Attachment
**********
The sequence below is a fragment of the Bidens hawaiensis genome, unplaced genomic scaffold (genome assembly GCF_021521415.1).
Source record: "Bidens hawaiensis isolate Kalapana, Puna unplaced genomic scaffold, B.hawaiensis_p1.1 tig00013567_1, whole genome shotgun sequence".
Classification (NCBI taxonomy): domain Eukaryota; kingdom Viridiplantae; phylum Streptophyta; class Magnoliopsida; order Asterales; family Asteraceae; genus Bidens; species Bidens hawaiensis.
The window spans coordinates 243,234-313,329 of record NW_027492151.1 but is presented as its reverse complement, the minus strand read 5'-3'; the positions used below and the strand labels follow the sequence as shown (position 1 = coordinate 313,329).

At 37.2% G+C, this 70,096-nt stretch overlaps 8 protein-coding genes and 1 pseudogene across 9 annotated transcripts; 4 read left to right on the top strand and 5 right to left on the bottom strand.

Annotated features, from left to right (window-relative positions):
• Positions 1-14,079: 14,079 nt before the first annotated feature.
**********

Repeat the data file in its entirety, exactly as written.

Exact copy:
The sequence below is a fragment of the Bidens hawaiensis genome, unplaced genomic scaffold (genome assembly GCF_021521415.1).
Source record: "Bidens hawaiensis isolate Kalapana, Puna unplaced genomic scaffold, B.hawaiensis_p1.1 tig00013567_1, whole genome shotgun sequence".
Classification (NCBI taxonomy): domain Eukaryota; kingdom Viridiplantae; phylum Streptophyta; class Magnoliopsida; order Asterales; family Asteraceae; genus Bidens; species Bidens hawaiensis.
The window spans coordinates 243,234-313,329 of record NW_027492151.1 but is presented as its reverse complement, the minus strand read 5'-3'; the positions used below and the strand labels follow the sequence as shown (position 1 = coordinate 313,329).

At 37.2% G+C, this 70,096-nt stretch overlaps 8 protein-coding genes and 1 pseudogene across 9 annotated transcripts; 4 read left to right on the top strand and 5 right to left on the bottom strand.

Annotated features, from left to right (window-relative positions):
• Positions 1-14,079: 14,079 nt before the first annotated feature.